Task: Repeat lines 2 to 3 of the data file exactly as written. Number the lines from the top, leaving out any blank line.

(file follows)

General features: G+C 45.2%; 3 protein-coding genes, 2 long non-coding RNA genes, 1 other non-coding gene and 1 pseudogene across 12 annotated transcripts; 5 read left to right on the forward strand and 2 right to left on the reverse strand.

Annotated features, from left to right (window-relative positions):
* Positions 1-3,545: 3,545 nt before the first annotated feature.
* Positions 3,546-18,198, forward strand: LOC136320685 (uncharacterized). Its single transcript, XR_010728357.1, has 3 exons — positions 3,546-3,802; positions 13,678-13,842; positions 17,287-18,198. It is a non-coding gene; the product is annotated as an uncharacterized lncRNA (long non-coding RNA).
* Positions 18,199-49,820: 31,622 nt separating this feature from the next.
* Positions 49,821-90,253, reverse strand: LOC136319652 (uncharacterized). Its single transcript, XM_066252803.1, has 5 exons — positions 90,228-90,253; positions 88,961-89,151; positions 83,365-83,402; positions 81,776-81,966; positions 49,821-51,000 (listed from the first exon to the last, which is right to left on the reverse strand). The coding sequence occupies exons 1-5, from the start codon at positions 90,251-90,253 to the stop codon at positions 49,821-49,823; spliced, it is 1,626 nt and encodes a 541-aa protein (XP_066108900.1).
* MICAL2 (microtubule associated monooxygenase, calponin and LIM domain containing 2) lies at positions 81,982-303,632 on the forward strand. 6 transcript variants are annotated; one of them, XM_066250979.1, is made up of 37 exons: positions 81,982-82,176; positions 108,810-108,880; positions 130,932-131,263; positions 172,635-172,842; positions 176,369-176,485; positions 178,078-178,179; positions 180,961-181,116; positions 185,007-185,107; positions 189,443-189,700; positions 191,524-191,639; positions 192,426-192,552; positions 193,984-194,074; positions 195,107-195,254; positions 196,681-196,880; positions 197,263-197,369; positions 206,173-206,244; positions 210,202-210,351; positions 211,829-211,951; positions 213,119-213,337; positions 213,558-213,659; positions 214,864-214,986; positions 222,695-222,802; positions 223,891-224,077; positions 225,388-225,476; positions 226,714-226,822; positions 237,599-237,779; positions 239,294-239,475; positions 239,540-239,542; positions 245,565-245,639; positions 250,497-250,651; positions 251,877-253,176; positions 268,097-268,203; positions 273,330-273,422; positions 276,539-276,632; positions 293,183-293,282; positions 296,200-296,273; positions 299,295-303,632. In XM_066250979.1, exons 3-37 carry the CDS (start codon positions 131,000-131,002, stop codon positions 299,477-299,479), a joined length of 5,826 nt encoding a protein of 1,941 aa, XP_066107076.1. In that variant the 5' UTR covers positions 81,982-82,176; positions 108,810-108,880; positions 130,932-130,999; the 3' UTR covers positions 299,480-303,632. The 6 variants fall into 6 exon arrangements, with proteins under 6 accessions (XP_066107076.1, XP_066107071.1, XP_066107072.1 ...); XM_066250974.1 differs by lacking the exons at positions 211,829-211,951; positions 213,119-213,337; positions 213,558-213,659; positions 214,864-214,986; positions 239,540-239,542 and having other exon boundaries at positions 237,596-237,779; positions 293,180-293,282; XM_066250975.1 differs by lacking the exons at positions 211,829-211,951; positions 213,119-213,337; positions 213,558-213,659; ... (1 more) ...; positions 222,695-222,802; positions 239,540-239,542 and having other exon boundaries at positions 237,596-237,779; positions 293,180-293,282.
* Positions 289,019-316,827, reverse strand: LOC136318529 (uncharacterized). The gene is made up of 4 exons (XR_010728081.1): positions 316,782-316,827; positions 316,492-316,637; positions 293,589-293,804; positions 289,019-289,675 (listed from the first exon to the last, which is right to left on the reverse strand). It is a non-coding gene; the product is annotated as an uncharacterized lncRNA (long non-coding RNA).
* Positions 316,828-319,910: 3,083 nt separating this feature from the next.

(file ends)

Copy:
Annotated features, from left to right (window-relative positions):
* Positions 1-3,545: 3,545 nt before the first annotated feature.